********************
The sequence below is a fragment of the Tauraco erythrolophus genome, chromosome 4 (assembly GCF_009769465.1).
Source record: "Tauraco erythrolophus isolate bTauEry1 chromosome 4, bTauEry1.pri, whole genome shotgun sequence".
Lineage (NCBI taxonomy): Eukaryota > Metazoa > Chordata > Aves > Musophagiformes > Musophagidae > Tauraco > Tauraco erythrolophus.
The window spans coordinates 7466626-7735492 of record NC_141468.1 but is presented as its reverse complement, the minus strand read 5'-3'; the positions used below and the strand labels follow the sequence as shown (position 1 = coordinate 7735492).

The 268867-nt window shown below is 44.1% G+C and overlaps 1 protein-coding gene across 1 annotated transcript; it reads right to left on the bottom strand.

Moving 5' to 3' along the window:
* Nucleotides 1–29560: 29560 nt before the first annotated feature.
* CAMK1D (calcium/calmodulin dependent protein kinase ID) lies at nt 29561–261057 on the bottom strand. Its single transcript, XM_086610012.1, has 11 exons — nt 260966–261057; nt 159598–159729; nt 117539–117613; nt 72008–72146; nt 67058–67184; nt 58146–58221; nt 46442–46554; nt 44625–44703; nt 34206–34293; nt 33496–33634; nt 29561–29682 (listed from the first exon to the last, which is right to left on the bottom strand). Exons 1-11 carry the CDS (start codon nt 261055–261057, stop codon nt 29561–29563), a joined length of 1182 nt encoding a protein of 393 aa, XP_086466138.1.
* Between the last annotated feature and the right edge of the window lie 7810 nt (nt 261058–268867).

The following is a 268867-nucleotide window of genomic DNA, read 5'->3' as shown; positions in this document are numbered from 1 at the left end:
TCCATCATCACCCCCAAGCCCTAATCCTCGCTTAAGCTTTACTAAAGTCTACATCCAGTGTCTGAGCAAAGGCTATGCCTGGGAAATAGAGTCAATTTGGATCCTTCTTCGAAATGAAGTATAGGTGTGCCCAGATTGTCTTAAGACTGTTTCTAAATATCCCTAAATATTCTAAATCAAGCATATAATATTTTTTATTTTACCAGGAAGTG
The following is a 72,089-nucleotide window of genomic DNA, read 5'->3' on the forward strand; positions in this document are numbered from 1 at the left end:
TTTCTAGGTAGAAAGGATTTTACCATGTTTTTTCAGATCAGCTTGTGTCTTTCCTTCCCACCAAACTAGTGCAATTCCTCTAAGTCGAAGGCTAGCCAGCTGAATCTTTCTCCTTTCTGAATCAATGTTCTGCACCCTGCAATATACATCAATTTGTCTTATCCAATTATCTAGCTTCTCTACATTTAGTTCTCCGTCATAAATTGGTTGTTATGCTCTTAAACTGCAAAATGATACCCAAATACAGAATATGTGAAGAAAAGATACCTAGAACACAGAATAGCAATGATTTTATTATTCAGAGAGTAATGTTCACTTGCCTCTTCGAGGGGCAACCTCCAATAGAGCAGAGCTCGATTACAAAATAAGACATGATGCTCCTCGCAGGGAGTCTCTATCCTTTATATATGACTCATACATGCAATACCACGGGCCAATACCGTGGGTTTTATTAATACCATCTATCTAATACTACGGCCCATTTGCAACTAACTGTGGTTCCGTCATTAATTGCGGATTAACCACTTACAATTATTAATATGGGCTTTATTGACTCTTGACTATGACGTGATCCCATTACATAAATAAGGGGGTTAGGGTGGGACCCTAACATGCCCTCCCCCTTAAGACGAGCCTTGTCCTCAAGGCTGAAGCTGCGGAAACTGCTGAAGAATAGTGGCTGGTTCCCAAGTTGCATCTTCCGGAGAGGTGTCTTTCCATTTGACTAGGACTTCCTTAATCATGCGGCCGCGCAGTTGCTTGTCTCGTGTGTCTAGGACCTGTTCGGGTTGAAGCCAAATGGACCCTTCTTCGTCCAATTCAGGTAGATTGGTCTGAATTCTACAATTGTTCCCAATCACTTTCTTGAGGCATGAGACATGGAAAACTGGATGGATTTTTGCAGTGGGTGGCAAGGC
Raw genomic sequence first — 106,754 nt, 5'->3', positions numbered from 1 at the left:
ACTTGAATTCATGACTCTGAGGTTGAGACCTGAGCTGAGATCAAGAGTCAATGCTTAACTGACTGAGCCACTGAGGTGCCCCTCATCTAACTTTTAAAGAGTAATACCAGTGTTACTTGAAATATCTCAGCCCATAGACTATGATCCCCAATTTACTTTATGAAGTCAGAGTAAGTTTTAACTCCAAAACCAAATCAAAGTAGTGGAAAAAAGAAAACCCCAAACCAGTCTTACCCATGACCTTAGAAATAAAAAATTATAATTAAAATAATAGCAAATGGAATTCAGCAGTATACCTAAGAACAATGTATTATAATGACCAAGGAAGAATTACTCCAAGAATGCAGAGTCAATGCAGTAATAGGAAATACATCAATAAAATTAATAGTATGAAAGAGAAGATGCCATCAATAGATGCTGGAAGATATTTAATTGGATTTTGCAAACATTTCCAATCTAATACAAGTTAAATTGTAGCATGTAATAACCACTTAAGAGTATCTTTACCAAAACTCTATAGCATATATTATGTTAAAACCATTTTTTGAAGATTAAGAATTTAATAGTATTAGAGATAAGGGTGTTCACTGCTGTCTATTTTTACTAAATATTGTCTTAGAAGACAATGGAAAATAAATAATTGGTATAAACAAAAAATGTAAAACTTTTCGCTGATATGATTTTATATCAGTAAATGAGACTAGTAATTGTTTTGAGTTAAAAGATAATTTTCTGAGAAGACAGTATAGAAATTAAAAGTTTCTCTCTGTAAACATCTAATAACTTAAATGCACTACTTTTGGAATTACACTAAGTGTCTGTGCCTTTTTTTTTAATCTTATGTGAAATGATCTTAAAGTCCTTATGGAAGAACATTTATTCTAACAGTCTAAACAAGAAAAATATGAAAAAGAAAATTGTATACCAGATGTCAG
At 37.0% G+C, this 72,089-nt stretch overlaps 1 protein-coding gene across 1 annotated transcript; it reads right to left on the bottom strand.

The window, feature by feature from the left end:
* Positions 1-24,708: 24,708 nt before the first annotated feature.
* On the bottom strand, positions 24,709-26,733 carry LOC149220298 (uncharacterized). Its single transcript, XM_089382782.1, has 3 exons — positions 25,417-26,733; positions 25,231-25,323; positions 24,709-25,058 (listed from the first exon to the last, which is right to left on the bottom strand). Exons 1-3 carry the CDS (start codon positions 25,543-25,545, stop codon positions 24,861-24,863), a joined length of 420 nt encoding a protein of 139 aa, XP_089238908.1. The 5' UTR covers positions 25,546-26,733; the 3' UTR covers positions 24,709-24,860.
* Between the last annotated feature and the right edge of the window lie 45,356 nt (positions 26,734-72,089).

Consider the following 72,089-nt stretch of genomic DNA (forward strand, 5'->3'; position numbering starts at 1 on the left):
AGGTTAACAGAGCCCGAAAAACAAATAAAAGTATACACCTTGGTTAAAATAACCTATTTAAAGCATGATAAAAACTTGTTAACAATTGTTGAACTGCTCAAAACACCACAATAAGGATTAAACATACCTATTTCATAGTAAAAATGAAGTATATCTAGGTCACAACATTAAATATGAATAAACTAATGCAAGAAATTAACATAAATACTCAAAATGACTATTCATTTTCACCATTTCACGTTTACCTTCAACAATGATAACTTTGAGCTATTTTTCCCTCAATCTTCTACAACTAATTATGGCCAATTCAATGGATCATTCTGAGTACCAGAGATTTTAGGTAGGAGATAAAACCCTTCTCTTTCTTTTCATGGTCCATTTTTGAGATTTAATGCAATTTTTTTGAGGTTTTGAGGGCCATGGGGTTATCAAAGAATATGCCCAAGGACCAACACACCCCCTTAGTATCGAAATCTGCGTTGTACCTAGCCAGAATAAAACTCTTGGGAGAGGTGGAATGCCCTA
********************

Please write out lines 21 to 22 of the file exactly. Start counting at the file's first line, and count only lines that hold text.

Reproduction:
Consider the following 72,089-nt stretch of genomic DNA (forward strand, 5'->3'; position numbering starts at 1 on the left):
AGGTTAACAGAGCCCGAAAAACAAATAAAAGTATACACCTTGGTTAAAATAACCTATTTAAAGCATGATAAAAACTTGTTAACAATTGTTGAACTGCTCAAAACACCACAATAAGGATTAAACATACCTATTTCATAGTAAAAATGAAGTATATCTAGGTCACAACATTAAATATGAATAAACTAATGCAAGAAATTAACATAAATACTCAAAATGACTATTCATTTTCACCATTTCACGTTTACCTTCAACAATGATAACTTTGAGCTATTTTTCCCTCAATCTTCTACAACTAATTATGGCCAATTCAATGGATCATTCTGAGTACCAGAGATTTTAGGTAGGAGATAAAACCCTTCTCTTTCTTTTCATGGTCCATTTTTGAGATTTAATGCAATTTTTTTGAGGTTTTGAGGGCCATGGGGTTATCAAAGAATATGCCCAAGGACCAACACACCCCCTTAGTATCGAAATCTGCGTTGTACCTAGCCAGAATAAAACTCTTGGGAGAGGTGGAATGCCCTA